Space and Physics

Highest-Energy Neutrino Spotted Outside Our Galaxy


Dr. Alfredo Carpineti

Senior Staff Writer & Space Correspondent

clockApr 25 2016, 23:02 UTC
1226 Highest-Energy Neutrino Spotted Outside Our Galaxy
An artist's impression of IceCube detectors buried in the Antarctic ice. Jamie Yang/IceCube Collaboration

Neutrinos are the honey badgers of particle physics, moving through the universe unimpeded and careless. The most energetic of them are produced in the most dramatic events in the universe, and studying them gives us a unique view of these phenomena.


The IceCube Neutrino Observatory was built with this purpose in mind, and now new research reports on the detection of the highest-energy neutrino yet, which comes from a galaxy 9.1 billion light-years away.

The IceCube Neutrino Observatory was designed to detect high-energy neutrinos, which is a very difficult job. The observatory uses detectors encased in the Antarctic ice that can register flashes of light and "see" these elusive particles. What the detectors actually see is the energy released by a neutrino occasionally colliding with a water molecule. Since 2010, only 40 events have been detected.

Out of these 40 events, one stood out. It had an energy of 2 PetaElectronvolts, or 3.2x10-4 Joules, about the energy of a penny falling 1 meter (3.3 feet). This might seem like a small amount of energy, but packed into a tiny neutrino, it is enormous. Whatever produced that neutrino must be incredibly powerful, so researchers followed up the IceCube detection with a series of radio telescopes.

They found that the most likely astrophysical object to cause this neutrino was galaxy PKS B1424-418. The galaxy has been regularly observed for decades, but astronomers noticed a sudden brightening between 2011 and 2014. This indicated to the researchers that the supermassive black hole that powers this far away galaxy had suddenly become more active.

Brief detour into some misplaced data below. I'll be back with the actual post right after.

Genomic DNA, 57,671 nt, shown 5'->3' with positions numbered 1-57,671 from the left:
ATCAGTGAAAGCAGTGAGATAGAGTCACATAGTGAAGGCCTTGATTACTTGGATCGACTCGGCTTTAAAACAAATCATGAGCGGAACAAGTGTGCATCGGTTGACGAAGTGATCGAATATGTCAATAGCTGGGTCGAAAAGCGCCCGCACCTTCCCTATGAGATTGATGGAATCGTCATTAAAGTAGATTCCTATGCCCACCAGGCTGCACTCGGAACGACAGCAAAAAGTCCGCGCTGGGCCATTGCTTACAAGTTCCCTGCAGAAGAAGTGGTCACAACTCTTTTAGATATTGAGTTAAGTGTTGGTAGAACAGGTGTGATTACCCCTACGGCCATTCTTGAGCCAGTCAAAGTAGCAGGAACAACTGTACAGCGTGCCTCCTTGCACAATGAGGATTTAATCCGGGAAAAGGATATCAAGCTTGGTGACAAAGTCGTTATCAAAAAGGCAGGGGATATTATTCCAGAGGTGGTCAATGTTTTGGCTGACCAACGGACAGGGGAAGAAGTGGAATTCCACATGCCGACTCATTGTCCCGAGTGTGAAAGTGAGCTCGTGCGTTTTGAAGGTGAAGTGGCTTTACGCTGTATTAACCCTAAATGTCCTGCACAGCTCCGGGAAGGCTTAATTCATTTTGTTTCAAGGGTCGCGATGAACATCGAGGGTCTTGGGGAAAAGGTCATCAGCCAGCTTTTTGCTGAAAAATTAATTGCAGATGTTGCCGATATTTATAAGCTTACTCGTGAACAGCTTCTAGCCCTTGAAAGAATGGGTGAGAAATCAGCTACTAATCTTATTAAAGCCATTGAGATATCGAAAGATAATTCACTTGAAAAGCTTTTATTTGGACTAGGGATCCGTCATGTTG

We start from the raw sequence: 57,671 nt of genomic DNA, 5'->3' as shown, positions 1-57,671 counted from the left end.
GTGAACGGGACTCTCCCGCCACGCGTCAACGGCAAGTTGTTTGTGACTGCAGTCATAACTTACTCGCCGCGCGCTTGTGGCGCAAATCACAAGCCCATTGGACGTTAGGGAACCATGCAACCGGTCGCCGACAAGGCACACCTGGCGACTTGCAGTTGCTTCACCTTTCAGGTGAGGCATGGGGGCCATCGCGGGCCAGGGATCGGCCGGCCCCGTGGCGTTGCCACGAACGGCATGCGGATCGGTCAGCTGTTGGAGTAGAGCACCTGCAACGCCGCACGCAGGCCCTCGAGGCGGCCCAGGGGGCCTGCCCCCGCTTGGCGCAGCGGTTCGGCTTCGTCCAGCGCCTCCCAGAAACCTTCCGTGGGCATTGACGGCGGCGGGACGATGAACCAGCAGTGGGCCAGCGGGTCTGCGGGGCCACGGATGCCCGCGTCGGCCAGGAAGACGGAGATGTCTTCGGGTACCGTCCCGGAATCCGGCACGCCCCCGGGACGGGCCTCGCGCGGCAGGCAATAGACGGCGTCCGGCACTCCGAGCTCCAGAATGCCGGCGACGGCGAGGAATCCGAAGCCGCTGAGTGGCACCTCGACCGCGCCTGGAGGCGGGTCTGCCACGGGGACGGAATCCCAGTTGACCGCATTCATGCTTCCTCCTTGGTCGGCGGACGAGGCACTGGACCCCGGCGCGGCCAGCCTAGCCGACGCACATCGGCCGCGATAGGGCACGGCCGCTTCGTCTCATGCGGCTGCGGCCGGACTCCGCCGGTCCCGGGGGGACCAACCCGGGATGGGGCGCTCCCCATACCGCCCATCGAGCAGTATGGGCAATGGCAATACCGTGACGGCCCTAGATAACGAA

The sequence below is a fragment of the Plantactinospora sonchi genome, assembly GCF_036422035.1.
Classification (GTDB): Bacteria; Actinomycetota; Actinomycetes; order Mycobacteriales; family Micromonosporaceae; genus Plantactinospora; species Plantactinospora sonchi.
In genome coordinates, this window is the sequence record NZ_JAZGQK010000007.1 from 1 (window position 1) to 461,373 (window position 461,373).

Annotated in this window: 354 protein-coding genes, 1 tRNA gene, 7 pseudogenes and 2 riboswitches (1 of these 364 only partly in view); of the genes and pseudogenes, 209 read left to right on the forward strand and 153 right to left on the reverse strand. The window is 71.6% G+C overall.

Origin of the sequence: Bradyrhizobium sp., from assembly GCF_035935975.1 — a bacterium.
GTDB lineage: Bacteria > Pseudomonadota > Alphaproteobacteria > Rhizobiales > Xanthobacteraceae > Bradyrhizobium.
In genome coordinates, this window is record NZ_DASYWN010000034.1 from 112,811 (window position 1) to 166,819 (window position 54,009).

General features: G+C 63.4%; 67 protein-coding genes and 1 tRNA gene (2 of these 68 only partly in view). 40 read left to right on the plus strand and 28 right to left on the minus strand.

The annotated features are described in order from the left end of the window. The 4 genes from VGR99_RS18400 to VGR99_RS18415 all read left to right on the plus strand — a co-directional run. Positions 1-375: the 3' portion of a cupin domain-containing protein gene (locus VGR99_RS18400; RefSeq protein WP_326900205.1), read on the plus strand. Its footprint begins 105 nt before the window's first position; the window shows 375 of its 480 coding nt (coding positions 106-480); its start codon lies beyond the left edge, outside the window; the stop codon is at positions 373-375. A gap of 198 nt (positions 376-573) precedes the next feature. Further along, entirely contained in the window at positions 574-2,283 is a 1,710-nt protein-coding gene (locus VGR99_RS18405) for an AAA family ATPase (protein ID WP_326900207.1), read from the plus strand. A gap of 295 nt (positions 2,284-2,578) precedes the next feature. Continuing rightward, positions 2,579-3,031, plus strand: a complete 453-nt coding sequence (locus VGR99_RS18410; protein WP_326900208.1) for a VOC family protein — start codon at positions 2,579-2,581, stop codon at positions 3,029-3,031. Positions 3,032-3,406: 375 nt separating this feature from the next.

The researchers calculated that this, with a 5 percent margin of error, is the source of the 2 PetaElectronvolt neutrino. The findings are published in Nature.

Neutrinos are one of the most abundant types of particles in the universe. They are 500,000 times less massive than electrons and they carry no electric charge, a factor that allows them to move through solid matter without any problems. Trillions of neutrinos are currently going through your body at the speed of light.

The neutrinos that flow through Earth are mostly produced in nuclear reactions inside the Sun. There are other more energetic neutrinos zipping through the cosmos, and while we know they are produced by supermassive black holes, the exact mechanism that forms them is still mysterious. 


[H/T: Cosmos Magazine]

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